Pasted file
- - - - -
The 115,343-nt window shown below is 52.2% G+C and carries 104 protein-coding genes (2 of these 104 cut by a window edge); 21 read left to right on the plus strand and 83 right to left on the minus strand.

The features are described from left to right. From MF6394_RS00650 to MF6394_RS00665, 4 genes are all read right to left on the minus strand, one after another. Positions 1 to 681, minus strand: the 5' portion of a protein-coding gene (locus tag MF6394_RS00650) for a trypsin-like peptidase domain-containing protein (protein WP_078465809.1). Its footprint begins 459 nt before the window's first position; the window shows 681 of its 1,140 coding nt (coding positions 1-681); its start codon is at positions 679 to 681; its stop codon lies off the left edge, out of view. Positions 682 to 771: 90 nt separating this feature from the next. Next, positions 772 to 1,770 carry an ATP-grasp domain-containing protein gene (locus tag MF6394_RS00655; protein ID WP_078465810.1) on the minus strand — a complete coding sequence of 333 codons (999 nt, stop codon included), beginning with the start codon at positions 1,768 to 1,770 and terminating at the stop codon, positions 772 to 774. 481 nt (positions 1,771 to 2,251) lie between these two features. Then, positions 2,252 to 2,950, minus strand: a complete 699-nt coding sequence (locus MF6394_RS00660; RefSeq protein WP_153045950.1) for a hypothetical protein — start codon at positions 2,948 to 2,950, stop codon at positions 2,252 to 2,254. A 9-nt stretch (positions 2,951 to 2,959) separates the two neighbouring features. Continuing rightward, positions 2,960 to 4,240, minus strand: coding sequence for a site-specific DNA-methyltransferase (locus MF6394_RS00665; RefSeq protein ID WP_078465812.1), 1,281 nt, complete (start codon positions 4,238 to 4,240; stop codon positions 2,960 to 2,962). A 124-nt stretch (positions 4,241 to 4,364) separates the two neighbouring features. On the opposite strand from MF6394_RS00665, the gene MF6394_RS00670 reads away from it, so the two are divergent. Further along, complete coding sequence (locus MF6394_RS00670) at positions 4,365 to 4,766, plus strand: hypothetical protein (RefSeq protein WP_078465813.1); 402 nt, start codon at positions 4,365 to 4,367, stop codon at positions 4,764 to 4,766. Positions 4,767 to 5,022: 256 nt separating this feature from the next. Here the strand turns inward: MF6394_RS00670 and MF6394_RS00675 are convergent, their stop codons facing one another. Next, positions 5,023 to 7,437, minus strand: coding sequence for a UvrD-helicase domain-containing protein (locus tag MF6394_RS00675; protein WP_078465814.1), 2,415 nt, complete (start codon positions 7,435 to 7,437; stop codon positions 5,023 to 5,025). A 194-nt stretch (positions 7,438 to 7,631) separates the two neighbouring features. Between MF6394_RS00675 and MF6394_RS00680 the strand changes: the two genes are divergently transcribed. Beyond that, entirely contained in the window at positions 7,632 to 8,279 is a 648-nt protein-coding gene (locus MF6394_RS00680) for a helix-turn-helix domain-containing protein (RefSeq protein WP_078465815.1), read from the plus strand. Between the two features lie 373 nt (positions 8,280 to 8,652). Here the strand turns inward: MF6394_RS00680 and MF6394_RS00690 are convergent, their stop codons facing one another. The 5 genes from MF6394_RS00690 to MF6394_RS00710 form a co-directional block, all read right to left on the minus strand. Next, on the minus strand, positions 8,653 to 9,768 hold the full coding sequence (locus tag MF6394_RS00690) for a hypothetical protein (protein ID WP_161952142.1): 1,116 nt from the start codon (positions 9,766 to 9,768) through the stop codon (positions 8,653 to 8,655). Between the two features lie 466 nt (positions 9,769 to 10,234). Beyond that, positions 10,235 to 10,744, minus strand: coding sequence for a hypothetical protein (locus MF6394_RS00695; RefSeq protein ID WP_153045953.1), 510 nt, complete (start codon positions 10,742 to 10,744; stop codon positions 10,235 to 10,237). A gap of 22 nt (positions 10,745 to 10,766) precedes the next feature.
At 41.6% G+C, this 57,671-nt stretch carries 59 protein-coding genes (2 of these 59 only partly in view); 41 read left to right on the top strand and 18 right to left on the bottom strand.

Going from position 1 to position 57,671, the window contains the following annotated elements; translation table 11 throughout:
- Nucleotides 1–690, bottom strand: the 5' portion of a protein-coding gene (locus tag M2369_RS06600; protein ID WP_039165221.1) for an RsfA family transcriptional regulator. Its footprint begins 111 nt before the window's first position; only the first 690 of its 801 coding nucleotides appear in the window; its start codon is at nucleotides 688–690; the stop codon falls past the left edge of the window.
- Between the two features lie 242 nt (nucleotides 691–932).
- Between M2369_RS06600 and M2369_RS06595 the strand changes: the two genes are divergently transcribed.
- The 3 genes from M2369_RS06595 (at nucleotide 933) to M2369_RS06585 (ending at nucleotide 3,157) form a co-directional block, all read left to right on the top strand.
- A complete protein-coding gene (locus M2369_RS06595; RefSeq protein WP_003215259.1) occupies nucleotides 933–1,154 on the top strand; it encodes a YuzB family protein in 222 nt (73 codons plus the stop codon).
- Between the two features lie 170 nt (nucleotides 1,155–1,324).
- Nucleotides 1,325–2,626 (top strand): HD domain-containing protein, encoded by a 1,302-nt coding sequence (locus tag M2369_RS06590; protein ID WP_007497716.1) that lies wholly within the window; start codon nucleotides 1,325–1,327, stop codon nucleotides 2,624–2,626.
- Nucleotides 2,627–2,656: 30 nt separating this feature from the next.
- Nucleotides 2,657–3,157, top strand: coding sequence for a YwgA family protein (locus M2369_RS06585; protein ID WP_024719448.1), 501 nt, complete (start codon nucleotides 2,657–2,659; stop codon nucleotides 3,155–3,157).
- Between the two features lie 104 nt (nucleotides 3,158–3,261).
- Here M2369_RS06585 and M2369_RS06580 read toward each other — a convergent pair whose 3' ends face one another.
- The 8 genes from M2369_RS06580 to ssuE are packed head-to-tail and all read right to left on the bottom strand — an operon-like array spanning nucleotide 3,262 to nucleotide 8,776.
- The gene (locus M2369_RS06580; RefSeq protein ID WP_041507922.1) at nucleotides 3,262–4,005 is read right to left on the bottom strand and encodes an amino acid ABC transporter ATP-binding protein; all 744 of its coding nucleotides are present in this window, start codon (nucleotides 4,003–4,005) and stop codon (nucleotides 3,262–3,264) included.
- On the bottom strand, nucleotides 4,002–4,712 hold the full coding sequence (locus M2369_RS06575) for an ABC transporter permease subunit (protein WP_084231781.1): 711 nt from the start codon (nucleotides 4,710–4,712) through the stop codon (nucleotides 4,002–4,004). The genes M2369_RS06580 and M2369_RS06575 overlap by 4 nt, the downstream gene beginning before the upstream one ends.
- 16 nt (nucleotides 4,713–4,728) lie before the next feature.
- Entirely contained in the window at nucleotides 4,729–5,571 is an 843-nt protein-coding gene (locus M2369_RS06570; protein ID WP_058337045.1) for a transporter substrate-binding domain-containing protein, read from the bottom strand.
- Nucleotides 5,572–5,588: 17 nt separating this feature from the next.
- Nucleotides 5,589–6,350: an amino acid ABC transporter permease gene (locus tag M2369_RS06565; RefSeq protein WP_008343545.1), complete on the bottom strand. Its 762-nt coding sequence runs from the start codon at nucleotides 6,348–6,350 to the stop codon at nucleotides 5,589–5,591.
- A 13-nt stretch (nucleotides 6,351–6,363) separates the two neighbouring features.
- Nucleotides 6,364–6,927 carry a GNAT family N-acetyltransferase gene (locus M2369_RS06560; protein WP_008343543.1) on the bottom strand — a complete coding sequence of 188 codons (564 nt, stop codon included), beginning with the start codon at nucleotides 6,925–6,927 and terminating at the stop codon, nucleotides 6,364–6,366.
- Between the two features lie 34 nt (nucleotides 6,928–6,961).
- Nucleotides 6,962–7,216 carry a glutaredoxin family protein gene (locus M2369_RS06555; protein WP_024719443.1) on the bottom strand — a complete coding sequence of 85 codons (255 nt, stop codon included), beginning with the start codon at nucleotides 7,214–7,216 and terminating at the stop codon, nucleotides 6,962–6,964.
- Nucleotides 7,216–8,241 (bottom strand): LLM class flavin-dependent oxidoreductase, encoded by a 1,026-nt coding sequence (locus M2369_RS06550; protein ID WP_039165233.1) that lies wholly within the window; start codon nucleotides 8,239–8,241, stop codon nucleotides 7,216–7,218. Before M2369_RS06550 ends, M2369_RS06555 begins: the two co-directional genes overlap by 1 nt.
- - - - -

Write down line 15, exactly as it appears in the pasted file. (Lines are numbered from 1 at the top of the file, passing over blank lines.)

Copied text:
- Here M2369_RS06585 and M2369_RS06580 read toward each other — a convergent pair whose 3' ends face one another.